According to some leaks, Norway is the country where contacts are taking place. We welcome this. We believe that this is a step in the right direction. We are not interfering with this confidential dialogue and hope that the Venezuelans themselves will display wisdom and themselves take care of their country.
As for your question about our work with the opposition, we are not evading it. As I said, we responded to several requests for contacts in Venezuela. The contacts did occur. During these conversations, we confirmed our position favouring inclusive national dialogue and expressed our disapproval of the fact that in response to the Montevideo Mechanism’s call for starting this dialogue, one accepted by President Nicolas Maduro, Juan Guaido haughtily rejected it. It is clear that he is being manipulated by the US that has taken the bit between its teeth and wants to change the regime there at any cost and is even threatening with a military scenario. I don’t think that this will happen because in this case they will torpedo their relations with plenty of Latin American countries, even those that are currently supporting their position on Venezuela. This will be the direct embodiment of what US National Security Advisor John Bolton said: The Monroe Doctrine is back and the Americans will abide by this doctrine.
Russia is working with the opposition, but only with the legal opposition. Venezuela’s National Assembly is currently in a suspended state because a Constituent Assembly has been established in parallel. But they are legitimately elected MPs. Direct dialogue is the way to address their internal differences. In the CIS counties, Russian ambassadors hold meetings with parliamentary parties, their representatives, and various political movements, but we will never do this behind the back of the legitimate authorities. Never!
Question: You have dwelled on Venezuela at length. US President Donald Trump tweeted yesterday that Russia had notified him that it was withdrawing its people from Venezuela. Could you specify whom we have notified and who we are withdrawing?
Sergey Lavrov: It was a surprise for me to read this. We have notified no one. He seems to have read the Wall Street Journal article that was already commented on by both the Rostec State Corporation and our ministry. It mentioned some thousands of Russian specialists who had been pulled out of there.
We have never concealed that Russian experts are servicing the equipment that was supplied there under legitimate contracts many years ago. We named the figure – 95 experts – who visited Venezuela last time to perform scheduled maintenance required in line with our obligations under these contracts.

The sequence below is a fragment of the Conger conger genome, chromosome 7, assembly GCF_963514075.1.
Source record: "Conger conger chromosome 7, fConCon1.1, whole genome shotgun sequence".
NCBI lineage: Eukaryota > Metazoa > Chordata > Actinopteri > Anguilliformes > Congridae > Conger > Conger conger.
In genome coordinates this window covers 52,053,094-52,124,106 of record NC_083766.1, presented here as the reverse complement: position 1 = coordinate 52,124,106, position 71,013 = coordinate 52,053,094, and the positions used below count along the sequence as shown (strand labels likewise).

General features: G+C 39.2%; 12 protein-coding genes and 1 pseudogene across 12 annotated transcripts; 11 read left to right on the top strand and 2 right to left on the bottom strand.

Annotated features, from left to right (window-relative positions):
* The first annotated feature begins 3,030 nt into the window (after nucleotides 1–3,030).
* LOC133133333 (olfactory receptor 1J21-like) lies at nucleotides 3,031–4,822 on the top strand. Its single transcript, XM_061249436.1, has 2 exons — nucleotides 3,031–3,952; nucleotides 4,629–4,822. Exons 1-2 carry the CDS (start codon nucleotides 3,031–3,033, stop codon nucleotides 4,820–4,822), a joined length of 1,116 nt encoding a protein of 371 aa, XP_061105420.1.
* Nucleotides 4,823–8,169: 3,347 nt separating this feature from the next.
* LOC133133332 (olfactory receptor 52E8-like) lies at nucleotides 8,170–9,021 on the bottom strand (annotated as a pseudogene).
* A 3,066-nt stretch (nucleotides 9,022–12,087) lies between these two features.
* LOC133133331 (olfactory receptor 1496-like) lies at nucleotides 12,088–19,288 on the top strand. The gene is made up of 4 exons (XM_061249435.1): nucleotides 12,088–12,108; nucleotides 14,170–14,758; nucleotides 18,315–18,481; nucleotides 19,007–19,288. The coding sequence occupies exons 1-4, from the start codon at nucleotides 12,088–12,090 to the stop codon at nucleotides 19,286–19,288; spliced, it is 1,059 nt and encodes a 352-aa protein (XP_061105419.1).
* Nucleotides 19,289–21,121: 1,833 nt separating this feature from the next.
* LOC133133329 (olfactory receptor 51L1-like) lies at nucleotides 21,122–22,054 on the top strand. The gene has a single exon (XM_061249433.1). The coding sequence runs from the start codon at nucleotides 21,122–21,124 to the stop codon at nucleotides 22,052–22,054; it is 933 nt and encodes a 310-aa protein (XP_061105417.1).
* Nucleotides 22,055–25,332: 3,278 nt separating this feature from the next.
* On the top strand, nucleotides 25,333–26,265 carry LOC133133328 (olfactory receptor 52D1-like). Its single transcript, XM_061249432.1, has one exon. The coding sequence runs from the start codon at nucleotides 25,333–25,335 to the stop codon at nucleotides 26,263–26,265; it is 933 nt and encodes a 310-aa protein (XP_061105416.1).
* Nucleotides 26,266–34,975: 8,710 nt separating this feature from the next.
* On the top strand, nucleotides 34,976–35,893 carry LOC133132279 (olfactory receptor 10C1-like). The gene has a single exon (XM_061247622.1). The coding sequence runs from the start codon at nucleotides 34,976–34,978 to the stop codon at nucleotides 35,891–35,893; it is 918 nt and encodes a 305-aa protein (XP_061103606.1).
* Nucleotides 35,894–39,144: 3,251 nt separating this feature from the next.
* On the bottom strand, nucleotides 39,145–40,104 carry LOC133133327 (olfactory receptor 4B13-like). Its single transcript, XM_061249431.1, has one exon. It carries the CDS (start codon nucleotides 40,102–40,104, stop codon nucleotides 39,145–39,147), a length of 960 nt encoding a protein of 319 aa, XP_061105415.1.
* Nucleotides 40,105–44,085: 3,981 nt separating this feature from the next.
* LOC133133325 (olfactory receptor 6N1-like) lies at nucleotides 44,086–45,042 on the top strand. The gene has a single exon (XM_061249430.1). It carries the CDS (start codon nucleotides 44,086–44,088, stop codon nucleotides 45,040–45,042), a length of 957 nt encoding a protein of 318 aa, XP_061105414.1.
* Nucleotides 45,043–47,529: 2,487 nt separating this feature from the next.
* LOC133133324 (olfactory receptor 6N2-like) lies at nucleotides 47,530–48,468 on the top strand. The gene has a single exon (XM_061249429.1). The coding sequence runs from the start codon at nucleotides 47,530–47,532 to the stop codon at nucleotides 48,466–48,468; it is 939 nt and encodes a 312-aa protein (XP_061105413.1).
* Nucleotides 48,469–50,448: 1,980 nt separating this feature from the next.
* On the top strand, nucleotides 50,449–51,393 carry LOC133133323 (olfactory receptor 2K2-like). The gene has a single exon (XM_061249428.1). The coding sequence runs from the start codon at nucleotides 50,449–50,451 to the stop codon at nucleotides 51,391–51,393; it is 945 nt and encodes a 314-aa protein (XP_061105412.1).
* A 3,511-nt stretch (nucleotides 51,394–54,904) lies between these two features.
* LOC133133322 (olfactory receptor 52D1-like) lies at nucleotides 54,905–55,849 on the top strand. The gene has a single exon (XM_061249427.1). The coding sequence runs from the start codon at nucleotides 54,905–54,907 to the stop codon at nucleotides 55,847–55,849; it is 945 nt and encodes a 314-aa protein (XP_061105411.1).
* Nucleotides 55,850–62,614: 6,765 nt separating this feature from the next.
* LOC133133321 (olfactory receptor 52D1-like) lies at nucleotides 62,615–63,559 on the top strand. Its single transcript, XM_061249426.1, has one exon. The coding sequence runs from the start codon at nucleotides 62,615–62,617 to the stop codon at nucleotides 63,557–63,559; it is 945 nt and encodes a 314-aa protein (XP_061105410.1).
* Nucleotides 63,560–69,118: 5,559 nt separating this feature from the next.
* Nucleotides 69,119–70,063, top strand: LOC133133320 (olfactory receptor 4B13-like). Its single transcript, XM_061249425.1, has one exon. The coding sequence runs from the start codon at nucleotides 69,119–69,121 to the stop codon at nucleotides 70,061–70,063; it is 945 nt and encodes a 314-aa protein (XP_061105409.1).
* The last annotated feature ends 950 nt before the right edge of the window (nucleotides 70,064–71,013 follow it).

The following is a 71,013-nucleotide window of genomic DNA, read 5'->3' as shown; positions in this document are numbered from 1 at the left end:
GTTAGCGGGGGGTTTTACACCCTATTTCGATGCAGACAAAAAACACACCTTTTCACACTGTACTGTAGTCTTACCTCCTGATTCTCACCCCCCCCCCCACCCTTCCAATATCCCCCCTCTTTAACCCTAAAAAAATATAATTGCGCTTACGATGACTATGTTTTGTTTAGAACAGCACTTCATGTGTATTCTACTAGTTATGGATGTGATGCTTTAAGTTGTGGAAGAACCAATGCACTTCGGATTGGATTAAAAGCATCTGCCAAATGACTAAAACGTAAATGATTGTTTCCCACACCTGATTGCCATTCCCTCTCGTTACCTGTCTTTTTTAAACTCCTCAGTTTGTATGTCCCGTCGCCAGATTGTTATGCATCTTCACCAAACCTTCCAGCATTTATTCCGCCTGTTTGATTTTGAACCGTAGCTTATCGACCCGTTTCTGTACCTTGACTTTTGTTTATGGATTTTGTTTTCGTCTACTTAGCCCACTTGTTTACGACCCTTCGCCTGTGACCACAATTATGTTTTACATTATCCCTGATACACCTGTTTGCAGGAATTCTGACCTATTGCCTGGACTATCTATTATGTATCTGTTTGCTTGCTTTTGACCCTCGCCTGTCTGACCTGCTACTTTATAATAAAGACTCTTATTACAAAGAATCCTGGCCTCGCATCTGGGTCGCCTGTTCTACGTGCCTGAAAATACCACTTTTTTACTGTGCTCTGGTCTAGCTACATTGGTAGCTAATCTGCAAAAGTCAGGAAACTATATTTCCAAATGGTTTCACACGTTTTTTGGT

I cannot even imagine the origin of the information that we have “reported” to the Americans about the withdrawal of our specialists. But this makes me question the quality of advisors, who put reports on the US President’s desk.
Question: Do you mean this was a fake?
Sergey Lavrov: It’s obvious to me.
Question: Is there any new information about a possible meeting between Vladimir Putin and Donald Trump on the sidelines of the G20 Summit in Osaka?
Sergey Lavrov: Presidential Aide Yury Ushakov and Presidential Press Secretary Dmitry Peskov have already commented on this.
Several days before US Secretary of State Mike Pompeo arrived in Russia, President Trump publicly said that he would go to Osaka and meet with President Putin there. In Sochi, Secretary Pompeo confirmed President Trump’s interest in holding such a meeting, to which we said that we are always willing to sit down and talk. We have repeatedly said that resuming a normal dialogue is in our interest. If the United States is making such a proposal, we will be willing to consider it, just tell us how, what, when and where. Having said that, we parted. So far, we haven’t received any specific proposals. There’s less and less time remaining, but, I think, if the United States officially confirms interest, we will not leave the favour unanswered.
Once again, we are willing to develop a dialogue with the United States on a mutually respectful and equal basis. We have a lot of subjects that we can discuss productively and work on together. First of all, there is strategic stability with a backlog of problems resulting from the rapid development of the global missile defence system by the United States, which covers the perimeter of our and Chinese borders. This is the demise of the INF Treaty in the wake of the US decision. These are the questions that arise in connection with the New START Treaty, which expires in February 2021. President Putin has said many times, including when Secretary Pompeo was in Sochi, that we need to decide on whether we are going to renew this treaty. If the United States is willing, we must deal with the details now, because we need to “clean it up”; if Washington does not want to renew it, then they should say so, as we cannot force them to do it.
Also, concerns are mounting with respect to deploying weapons in outer space. The Americans have already approved funding for building missile defence elements to be deployed in orbit. This is a qualitative leap in what is called the arms race.